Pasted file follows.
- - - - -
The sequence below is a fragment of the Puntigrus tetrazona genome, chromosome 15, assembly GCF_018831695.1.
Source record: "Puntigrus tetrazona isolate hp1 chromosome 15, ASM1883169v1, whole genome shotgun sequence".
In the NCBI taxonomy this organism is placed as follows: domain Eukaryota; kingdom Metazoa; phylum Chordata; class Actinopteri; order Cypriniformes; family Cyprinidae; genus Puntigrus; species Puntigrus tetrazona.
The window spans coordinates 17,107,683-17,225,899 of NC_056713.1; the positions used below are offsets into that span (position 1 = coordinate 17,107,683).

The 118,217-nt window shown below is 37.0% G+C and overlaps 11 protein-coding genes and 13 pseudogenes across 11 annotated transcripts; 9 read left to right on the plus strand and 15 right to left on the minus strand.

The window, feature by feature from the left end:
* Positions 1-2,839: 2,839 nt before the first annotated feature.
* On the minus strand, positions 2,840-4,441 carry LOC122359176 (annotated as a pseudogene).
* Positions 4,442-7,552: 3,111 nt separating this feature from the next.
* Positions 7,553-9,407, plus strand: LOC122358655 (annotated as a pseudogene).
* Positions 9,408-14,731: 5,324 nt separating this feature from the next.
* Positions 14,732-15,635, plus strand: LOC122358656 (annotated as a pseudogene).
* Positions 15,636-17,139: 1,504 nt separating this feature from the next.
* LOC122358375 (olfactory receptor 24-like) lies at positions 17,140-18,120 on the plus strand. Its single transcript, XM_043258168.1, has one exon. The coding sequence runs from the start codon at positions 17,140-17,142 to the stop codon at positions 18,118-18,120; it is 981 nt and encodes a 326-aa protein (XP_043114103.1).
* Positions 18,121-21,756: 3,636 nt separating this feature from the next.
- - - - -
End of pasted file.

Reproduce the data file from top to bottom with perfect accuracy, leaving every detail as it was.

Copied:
The sequence below is a fragment of the Puntigrus tetrazona genome, chromosome 15, assembly GCF_018831695.1.
Source record: "Puntigrus tetrazona isolate hp1 chromosome 15, ASM1883169v1, whole genome shotgun sequence".
In the NCBI taxonomy this organism is placed as follows: domain Eukaryota; kingdom Metazoa; phylum Chordata; class Actinopteri; order Cypriniformes; family Cyprinidae; genus Puntigrus; species Puntigrus tetrazona.
The window spans coordinates 17,107,683-17,225,899 of NC_056713.1; the positions used below are offsets into that span (position 1 = coordinate 17,107,683).

The 118,217-nt window shown below is 37.0% G+C and overlaps 11 protein-coding genes and 13 pseudogenes across 11 annotated transcripts; 9 read left to right on the plus strand and 15 right to left on the minus strand.

The window, feature by feature from the left end:
* Positions 1-2,839: 2,839 nt before the first annotated feature.
* On the minus strand, positions 2,840-4,441 carry LOC122359176 (annotated as a pseudogene).
* Positions 4,442-7,552: 3,111 nt separating this feature from the next.
* Positions 7,553-9,407, plus strand: LOC122358655 (annotated as a pseudogene).
* Positions 9,408-14,731: 5,324 nt separating this feature from the next.
* Positions 14,732-15,635, plus strand: LOC122358656 (annotated as a pseudogene).
* Positions 15,636-17,139: 1,504 nt separating this feature from the next.
* LOC122358375 (olfactory receptor 24-like) lies at positions 17,140-18,120 on the plus strand. Its single transcript, XM_043258168.1, has one exon. The coding sequence runs from the start codon at positions 17,140-17,142 to the stop codon at positions 18,118-18,120; it is 981 nt and encodes a 326-aa protein (XP_043114103.1).
* Positions 18,121-21,756: 3,636 nt separating this feature from the next.